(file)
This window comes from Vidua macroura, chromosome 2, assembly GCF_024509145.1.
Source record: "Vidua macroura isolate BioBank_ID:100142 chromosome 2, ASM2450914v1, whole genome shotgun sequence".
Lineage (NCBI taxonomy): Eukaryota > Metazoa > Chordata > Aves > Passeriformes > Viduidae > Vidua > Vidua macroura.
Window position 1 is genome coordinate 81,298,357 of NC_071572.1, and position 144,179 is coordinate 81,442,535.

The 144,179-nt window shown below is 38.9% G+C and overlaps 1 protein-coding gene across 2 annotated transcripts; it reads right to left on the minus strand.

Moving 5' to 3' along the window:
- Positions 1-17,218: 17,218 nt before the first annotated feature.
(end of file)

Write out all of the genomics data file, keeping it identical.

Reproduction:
This window comes from Vidua macroura, chromosome 2, assembly GCF_024509145.1.
Source record: "Vidua macroura isolate BioBank_ID:100142 chromosome 2, ASM2450914v1, whole genome shotgun sequence".
Lineage (NCBI taxonomy): Eukaryota > Metazoa > Chordata > Aves > Passeriformes > Viduidae > Vidua > Vidua macroura.
Window position 1 is genome coordinate 81,298,357 of NC_071572.1, and position 144,179 is coordinate 81,442,535.

The 144,179-nt window shown below is 38.9% G+C and overlaps 1 protein-coding gene across 2 annotated transcripts; it reads right to left on the minus strand.

Moving 5' to 3' along the window:
- Positions 1-17,218: 17,218 nt before the first annotated feature.